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Exploring Maori identity (Whakapapa) through textile processes : a visual arts program for year 11 students

By Karin Langham

Abstract

In 2007 the Curriculum Council of Western Australia (CCWA) introduced a new Visual Arts Course of Study (2007), which contains a postmodern perspective and is inclusive of social criticism, multiculturalism, feminism and non-Western art forms. In keeping with the new Visual Arts Course of Study in this Creative Visual Arts Project, I have used the CCWA course outcomes as a framework to develop a visual arts program that is a vehicle for exploring individual personal identity, and has the potential to increase self-esteem in students in Western Australian secondary schools. The research stems from my personal view that students can benefit significantly from investigating their identity, enabling them to situate their self in a stronger position in their present day life-world when they have a more definite sense of who they are and where they come from. I have placed myself in the position of ‘the subject’ in order to transfer the process into a visual art program that can be utilised within the classroom. The visual arts program is underpinned by Efland’s expressive psychoanalytic model for aesthetic learning, which posits that art is self-expression, a form of learning that contributes to emotional growth. Visual art awakens intellectual inquiry in an individual, increases cognitive potential through enabling personal liberation, and is an adjunct to informing society and culture. The research project culminates in an exegesis and an exhibition of artworks that communicate personal memories and significant historical events exclusive to my whakapapa (Maori genealogy). The artworks are a vehicle for exploring my individual self-identity, enabling me to connect more deeply with my Maori cultural roots. The research paradigm utilised is narrative inquiry, a process of collecting and structuring stories that is characteristic of the traditional Maori practice of storytelling. This project has resulted in a reinterpretation of the perception of myself within my personal life-world. I have a deeper understanding of my cross-cultural roots, a stronger sense of who I am, and a sense of empowerment. I believe Year 11 students can also achieve this outcome through the visual arts program, using it as a tool for investigating their own identity, challenging cultural, social and gender limitations that impact on them, and ultimately empowering their personal life-world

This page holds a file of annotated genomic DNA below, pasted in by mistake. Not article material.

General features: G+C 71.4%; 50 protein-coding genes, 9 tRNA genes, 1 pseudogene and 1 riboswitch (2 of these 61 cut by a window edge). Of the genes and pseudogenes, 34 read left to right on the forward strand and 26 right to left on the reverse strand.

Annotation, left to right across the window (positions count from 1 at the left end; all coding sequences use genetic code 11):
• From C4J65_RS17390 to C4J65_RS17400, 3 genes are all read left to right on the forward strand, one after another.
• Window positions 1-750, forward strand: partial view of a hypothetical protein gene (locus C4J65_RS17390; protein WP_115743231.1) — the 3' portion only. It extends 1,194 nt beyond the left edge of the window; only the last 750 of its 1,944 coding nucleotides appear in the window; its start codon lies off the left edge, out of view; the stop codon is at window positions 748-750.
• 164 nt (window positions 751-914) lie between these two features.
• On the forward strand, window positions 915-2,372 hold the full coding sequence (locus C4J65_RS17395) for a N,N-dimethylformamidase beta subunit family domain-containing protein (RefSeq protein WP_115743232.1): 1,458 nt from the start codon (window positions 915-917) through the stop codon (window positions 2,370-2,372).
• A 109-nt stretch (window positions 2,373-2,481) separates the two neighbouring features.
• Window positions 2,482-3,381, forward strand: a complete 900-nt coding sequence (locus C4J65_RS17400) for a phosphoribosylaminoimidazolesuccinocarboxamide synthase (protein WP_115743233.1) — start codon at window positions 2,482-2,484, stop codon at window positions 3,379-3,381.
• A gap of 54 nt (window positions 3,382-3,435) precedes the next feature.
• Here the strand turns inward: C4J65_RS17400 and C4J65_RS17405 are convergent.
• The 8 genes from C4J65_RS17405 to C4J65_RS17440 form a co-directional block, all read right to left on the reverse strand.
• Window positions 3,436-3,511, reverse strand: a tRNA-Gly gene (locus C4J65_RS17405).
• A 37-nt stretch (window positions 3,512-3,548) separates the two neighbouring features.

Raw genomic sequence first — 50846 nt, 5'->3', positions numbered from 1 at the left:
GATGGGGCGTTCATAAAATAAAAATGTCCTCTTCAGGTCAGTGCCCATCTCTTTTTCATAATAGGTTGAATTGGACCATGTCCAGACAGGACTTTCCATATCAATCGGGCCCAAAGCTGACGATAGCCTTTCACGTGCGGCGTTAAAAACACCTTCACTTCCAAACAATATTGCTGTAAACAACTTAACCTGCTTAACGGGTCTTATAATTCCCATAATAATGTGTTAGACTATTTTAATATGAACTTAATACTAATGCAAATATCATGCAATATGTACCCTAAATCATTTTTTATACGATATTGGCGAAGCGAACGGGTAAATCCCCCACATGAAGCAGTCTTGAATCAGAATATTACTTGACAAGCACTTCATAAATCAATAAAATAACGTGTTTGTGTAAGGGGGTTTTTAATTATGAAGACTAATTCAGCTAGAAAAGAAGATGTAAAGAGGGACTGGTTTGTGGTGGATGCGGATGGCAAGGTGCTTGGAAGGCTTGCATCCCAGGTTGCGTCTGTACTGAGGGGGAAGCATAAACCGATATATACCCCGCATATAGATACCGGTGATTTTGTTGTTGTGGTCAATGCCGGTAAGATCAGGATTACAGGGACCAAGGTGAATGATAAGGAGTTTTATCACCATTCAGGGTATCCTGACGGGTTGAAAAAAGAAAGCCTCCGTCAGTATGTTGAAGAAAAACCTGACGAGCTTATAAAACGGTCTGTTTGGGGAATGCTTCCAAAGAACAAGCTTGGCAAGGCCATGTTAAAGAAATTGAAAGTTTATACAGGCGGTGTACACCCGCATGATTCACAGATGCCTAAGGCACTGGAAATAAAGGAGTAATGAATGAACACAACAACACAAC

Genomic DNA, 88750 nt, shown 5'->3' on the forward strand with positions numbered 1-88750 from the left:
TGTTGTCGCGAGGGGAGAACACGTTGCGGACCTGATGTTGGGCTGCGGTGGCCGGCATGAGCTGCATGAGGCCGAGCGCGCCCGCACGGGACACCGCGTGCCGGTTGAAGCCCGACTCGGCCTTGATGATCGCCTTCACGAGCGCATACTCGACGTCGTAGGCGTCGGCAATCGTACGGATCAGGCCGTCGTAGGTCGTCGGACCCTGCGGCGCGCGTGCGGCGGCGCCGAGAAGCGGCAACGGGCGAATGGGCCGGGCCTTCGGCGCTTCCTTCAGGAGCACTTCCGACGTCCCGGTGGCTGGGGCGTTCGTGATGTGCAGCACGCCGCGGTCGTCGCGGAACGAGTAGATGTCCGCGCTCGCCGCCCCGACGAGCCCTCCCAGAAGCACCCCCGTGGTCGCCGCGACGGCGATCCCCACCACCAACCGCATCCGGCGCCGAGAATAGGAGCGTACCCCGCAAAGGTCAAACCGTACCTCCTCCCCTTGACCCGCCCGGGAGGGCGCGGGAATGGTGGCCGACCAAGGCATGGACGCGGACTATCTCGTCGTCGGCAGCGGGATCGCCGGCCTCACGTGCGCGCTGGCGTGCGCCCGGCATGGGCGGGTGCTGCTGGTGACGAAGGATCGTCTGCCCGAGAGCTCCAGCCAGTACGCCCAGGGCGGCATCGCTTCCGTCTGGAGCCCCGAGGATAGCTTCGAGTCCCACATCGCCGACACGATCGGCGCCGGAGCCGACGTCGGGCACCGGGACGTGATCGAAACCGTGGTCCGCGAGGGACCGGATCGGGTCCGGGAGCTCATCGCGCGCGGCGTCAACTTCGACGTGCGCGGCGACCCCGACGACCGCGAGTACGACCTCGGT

Topics: Visual literacy, study and teaching (Secondary), Western Australia, arts, Maori (New Zealand people), ethnic identity, Art and Design, Curriculum and Instruction
Publisher: Edith Cowan University, Research Online, Perth, Western Australia
Year: 2010
OAI identifier: oai:ro.ecu.edu.au:theses-2863
Provided by: Research Online @ ECU
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